But there’s a bit of context around the fig tree, this image of hope. We need to be paying attention to it, the fig tree … I know there are gardeners among us … how many of you have been watching and waiting for something to bloom or fruit and the one weekend you go away, the birds come and eat the fruit, or the blossoms are blown away before you can pick a few branches… Hope needs to be tended. It is gifted to us; it does surprise us, and we need to be paying attention. When the fig tree starts to sprout its leaves, we know good things are on the way— “Jesus is near, at the very gates!” It is exciting and hopeful. Our mouths are watering in anticipation. We don’t know when the figs will turn ripe, but we must pay attention and be ready to strike or risk losing out.
Advent is an active waiting in Hope. (3) And this staying awake, being “woke”, we might say, is so important that Mark gives us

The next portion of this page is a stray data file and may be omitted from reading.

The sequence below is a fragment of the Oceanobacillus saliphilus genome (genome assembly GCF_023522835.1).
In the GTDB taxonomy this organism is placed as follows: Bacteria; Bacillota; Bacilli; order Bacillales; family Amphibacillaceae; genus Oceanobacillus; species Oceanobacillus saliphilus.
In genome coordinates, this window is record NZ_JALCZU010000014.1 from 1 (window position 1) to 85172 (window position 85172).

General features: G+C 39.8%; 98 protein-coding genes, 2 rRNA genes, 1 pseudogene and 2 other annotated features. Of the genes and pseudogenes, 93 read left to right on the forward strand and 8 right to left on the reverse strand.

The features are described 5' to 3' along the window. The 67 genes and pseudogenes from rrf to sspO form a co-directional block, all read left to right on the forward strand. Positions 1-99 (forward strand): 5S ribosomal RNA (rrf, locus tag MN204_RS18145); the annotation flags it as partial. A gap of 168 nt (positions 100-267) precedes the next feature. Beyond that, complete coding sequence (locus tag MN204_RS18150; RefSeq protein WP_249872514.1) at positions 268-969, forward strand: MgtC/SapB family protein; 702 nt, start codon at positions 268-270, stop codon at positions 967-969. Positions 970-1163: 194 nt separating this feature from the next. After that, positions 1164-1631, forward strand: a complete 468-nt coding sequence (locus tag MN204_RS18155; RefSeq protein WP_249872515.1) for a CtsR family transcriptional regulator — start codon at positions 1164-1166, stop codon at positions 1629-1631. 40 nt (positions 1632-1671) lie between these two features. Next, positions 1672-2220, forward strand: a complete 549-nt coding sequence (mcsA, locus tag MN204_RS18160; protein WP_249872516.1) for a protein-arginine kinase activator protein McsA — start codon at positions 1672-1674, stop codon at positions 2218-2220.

one more story to bring the point home… In the story of the homeowner, Jesus spells out several commands: “beware, keep alert” (v 33), “keep awake” (v 35), “and what I say to you I say to all: Keep awake” (v 37). What does it mean to keep awake? The spiritual, theological reading of the text throughout the history of the church draws from the word awake’s definition as “watchful.” Advent people are watchful. (2)
We are watchful for what is happening around us. We are watchful of what needs doing and what we can do to encourage
or enable others in loving and caring for our neighbours, our world, and ourselves. And—like watching for the fig leaves to give way to delicious figs, we are watchful for signs of God continuing to be active in the world, which encourages us and others to continue even as we cry out for more, more justice, more care, more peace.